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Sophia Coppola’s Marie Antoinette and the Traces of History

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This paper probes in the historical events included in the Sophia Coppola’s Marie Antoinette. At the offset, the movie presented the events that have transpired in French history with fresh eyes. The result is both interesting and engaging. It is interesting in the sense that the form (which is film) through which history was rendered provided entertainment to the viewers. At the same time, the movie is engaging as it was able to capture the historical events that, to me, challenged the viewers to analyze history deeper. In this paper, I will highlight the historical allusions in the movie that coincide in the last instance with the actual events that occurred in France more than two centuries ago.

I will show that, among others, the film articulated the extravagant life of Marie Antoinette, the French Revolution, the “human” side of the queen, and the period of Enlightenment. The fifth element that I will focus on is what the film unwittingly revealed in its precise attempt to conceal – that is the fact that Marie Antoinette and King Louis XVI are not innocent victims.  I will argue that the tenuous conflation of film and history proved a success (and failure) in the case of Marie Antoinette. .

Music as Social Critique

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Of all its features, “Marie Antoinette” was an interesting cinematic experience because of the music. It is through music that the film was able to convey a historical account of Marie Antoinette’s life. It is already commonplace that Marie Antoinette lived a life of luxury, and the film showed this from the beginning until the end. According to historical records, Marie Antoinette’s lifestyle was too extravagant that the general populace suffered (see Fraser 2001).  This affluence of French royalty was showcased in the film with the help of music.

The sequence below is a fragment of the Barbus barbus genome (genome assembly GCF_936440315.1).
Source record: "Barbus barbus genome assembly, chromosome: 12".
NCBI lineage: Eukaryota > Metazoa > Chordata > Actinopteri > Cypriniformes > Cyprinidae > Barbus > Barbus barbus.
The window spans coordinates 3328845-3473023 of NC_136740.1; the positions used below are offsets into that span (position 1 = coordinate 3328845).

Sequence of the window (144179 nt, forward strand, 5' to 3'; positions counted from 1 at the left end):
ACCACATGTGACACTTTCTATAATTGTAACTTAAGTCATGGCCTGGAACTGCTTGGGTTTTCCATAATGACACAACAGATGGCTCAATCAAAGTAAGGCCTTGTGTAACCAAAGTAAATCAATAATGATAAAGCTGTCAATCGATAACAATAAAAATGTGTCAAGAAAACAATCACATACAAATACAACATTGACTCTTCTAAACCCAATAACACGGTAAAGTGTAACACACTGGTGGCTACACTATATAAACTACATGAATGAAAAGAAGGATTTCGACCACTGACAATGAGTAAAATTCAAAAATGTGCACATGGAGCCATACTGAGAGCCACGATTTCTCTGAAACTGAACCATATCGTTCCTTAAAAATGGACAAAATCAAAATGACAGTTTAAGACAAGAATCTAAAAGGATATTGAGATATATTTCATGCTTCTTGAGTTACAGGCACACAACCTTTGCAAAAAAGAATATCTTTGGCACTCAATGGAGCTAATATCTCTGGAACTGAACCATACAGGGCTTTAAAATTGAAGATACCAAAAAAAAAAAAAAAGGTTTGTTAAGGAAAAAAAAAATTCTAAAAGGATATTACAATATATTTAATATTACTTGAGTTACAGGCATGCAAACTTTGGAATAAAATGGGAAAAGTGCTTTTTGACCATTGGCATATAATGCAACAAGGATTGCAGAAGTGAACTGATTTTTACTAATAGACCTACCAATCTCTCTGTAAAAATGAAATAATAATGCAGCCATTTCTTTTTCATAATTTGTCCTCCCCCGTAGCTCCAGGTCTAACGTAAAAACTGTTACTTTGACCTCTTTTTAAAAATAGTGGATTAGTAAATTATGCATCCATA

It was a joy to watch French royalty in their elaborate garb cavorting with their consorts and ladies-in-waiting to the sound of 80s post-punk. Perhaps to evoke the ironic joie de vivre of the 80s juxtaposed to the dionysian lifestyle (as opposed to hedonism) of the French king and queen and her court, they danced to an adaptation of Siouxsie and the Banshee’s “Hong Kong Garden” which was played by a string ensemble. The song then segued into the original post-punk version signifying a higher level of joy and abandon for everyone.